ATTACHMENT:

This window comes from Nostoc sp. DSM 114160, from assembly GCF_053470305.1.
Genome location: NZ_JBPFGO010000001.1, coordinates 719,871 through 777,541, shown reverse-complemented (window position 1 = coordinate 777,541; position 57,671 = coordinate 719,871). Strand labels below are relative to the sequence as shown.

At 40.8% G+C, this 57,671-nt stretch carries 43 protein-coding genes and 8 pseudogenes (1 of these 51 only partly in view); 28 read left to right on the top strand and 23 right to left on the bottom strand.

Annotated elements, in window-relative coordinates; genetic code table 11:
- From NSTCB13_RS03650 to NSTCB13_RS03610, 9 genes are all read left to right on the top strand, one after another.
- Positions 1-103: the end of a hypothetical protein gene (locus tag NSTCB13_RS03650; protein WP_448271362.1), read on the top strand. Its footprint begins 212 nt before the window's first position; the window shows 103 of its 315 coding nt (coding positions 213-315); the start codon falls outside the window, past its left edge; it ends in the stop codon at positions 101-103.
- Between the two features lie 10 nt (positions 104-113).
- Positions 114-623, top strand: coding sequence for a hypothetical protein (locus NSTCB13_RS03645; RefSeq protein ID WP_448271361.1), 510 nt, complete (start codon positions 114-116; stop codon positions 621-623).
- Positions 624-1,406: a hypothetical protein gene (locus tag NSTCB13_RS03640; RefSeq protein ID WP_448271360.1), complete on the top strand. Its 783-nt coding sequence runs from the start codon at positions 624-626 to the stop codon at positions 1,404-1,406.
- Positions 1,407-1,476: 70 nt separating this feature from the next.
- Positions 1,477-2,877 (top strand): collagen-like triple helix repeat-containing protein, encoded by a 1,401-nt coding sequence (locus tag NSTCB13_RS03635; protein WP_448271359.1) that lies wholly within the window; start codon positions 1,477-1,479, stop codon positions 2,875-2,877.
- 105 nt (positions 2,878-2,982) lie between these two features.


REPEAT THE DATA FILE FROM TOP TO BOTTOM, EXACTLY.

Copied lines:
This window comes from Nostoc sp. DSM 114160, from assembly GCF_053470305.1.
Genome location: NZ_JBPFGO010000001.1, coordinates 719,871 through 777,541, shown reverse-complemented (window position 1 = coordinate 777,541; position 57,671 = coordinate 719,871). Strand labels below are relative to the sequence as shown.

At 40.8% G+C, this 57,671-nt stretch carries 43 protein-coding genes and 8 pseudogenes (1 of these 51 only partly in view); 28 read left to right on the top strand and 23 right to left on the bottom strand.

Annotated elements, in window-relative coordinates; genetic code table 11:
- From NSTCB13_RS03650 to NSTCB13_RS03610, 9 genes are all read left to right on the top strand, one after another.
- Positions 1-103: the end of a hypothetical protein gene (locus tag NSTCB13_RS03650; protein WP_448271362.1), read on the top strand. Its footprint begins 212 nt before the window's first position; the window shows 103 of its 315 coding nt (coding positions 213-315); the start codon falls outside the window, past its left edge; it ends in the stop codon at positions 101-103.
- Between the two features lie 10 nt (positions 104-113).
- Positions 114-623, top strand: coding sequence for a hypothetical protein (locus NSTCB13_RS03645; RefSeq protein ID WP_448271361.1), 510 nt, complete (start codon positions 114-116; stop codon positions 621-623).
- Positions 624-1,406: a hypothetical protein gene (locus tag NSTCB13_RS03640; RefSeq protein ID WP_448271360.1), complete on the top strand. Its 783-nt coding sequence runs from the start codon at positions 624-626 to the stop codon at positions 1,404-1,406.
- Positions 1,407-1,476: 70 nt separating this feature from the next.
- Positions 1,477-2,877 (top strand): collagen-like triple helix repeat-containing protein, encoded by a 1,401-nt coding sequence (locus tag NSTCB13_RS03635; protein WP_448271359.1) that lies wholly within the window; start codon positions 1,477-1,479, stop codon positions 2,875-2,877.
- 105 nt (positions 2,878-2,982) lie between these two features.